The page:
|Joined: ||Wed Oct 19th, 2016|
VISTA, Calif. – Kellen Winslow II did not want to do this.Bill Cosby is proud of you, Kellen. I honesty knew something was wrong with this guy when he was playing college ball at Miami. No bullshit, he's always come across as a sociopath.
After fighting charges of rape and other sex crimes since last year, the former NFL star did not want to admit he did anything so heinous and cruel. But he felt he had no better choice this week in a courtroom in north San Diego County.
It was all because his risk calculation had drastically changed in the span of a week. He was left with two options: He could take an offer to plead guilty in a plea deal that would send him to prison for 12 to 18 years. Or he could go to trial again and fight the charges but risk being found guilty and sent to prison for life.
“You do not have to plead guilty if you don’t want to today, because you do have constitutional rights including a right to have a speedy and public trial by jury,” San Diego Superior Court Judge Blaine Bowman told him. “Do you give up that right so that you can enter a plea of guilty?”
“I guess I have to, Your Honor,” Winslow replied, after a long pause.
This was about 1:30 p.m. on Monday. A new jury of six men and six women was waiting in the hallway on the third floor. Winslow’s second trial on rape charges was set to begin, with a key witness on standby to testify against him that same afternoon – the homeless woman he previously was convicted of raping in May 2018.
The former University of Miami tight end already was facing nine years behind bars because of that conviction and two others at his first trial in June. Now he had to decide if he was going to take the deal by admitting to raping an unconscious woman in 2003 and sexually battering a 54-year-old hitchhiker in March 2018.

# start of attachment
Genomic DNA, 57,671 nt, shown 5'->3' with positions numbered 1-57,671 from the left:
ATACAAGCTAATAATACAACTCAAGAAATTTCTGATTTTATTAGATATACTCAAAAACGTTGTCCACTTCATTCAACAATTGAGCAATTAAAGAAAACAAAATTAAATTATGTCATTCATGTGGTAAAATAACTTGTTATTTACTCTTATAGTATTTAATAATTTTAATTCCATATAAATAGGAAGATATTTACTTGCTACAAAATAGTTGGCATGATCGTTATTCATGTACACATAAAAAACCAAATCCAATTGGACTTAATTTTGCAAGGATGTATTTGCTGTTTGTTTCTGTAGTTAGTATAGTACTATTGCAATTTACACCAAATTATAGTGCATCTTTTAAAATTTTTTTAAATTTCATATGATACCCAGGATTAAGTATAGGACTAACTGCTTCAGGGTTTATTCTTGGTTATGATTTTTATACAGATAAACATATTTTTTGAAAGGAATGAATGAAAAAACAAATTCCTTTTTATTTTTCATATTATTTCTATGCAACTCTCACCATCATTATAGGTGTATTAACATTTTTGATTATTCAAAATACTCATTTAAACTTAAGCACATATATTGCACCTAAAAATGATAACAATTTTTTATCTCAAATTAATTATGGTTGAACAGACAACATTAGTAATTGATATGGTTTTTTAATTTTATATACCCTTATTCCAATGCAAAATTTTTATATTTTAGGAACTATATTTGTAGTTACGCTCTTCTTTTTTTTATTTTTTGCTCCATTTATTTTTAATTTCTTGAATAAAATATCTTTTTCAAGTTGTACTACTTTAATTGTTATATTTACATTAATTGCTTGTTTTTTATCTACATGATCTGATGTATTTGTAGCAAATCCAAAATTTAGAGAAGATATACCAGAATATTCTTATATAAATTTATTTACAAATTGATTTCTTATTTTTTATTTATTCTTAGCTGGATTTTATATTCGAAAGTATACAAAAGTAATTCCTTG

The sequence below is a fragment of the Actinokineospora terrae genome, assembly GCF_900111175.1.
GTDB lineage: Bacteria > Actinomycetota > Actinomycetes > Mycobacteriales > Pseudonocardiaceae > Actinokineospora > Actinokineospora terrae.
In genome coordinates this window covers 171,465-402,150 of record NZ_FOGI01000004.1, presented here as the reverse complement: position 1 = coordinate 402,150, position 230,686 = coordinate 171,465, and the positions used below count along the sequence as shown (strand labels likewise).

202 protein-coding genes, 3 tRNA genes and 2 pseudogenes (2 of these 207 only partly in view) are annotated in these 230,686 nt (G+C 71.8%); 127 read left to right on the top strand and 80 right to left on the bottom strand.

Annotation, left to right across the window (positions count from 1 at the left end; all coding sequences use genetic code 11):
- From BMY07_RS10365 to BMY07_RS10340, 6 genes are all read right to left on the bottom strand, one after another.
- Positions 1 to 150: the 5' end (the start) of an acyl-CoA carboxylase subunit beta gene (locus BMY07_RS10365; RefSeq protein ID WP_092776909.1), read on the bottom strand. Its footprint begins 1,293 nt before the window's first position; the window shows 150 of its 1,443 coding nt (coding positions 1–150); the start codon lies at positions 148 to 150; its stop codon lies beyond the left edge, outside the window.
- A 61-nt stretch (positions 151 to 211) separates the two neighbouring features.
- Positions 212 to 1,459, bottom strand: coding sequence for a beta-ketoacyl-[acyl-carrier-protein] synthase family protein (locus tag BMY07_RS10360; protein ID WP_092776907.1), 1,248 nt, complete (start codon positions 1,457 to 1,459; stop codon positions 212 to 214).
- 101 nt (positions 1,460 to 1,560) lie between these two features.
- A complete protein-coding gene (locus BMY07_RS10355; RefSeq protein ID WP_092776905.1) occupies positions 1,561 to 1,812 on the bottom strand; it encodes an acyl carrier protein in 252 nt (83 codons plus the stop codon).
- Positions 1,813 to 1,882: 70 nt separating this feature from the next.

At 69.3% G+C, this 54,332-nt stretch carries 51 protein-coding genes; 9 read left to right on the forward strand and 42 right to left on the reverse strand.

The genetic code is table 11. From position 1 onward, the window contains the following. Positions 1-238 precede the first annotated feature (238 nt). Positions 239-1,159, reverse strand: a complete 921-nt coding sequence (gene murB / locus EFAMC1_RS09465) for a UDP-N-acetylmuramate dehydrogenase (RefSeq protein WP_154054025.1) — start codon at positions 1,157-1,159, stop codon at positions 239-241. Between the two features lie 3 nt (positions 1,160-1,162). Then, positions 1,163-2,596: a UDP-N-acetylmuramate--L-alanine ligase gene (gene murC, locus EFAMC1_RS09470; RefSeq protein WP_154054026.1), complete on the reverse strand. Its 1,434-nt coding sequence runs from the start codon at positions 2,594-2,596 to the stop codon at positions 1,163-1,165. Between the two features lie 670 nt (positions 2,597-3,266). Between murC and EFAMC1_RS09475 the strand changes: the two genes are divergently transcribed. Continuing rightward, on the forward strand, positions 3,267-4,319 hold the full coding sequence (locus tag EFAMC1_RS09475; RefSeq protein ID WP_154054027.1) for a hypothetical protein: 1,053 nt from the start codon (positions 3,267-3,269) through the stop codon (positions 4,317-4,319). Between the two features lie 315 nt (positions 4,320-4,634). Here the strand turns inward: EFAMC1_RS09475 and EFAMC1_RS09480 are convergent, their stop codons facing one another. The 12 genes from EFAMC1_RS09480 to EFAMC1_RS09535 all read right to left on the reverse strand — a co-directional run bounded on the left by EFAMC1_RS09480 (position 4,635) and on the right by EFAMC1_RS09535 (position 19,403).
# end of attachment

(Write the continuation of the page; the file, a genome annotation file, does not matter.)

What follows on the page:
“No, you don’t have to,” the judge told him. “It’s your decision. As I’ve said, we have the jurors out there waiting. Both sides are prepared to give their opening statements, and if you want to insist on your right to a jury trial, we are ready to give you a jury trial right now.”
Winslow, 36, paused again for several minutes and asked for more time. He eventually replied “yes,” when asked if he was waiving his right to a trial to plead guilty instead.
But then came another extended silence from Winslow. To complete his guilty plea, he was required to admit to the details of the alleged crimes. He didn’t want to do that, by all indications. He showed no apparent remorse for the alleged victims.
This decision instead was a personal assessment about his future chances for freedom, according to statements by his attorneys, as often happens in criminal plea agreements. In this case, it was just on naked display in open court as he was about to face a retrial on six felony counts that had hopelessly deadlocked a different jury at his first trial.
Was he really going to admit to committing these acts against these women after denying it all along and using his attorneys to paint them as mistaken, confused or out to get some of the millions he earned in the NFL from 2004 to 2013?
The moment of truth came when the judge asked him about the unconscious woman from 2003, known as Jane Doe No. 4. Bowman read a written admission statement aloud in court and asked Winslow to confirm it:
“I unlawfully had sexual intercourse with Jane Doe No. 4 when we were both teens. She was 17. I was 19, and she was not my spouse. She was at the time unconscious, and I do not dispute her memory for purposes of this plea.”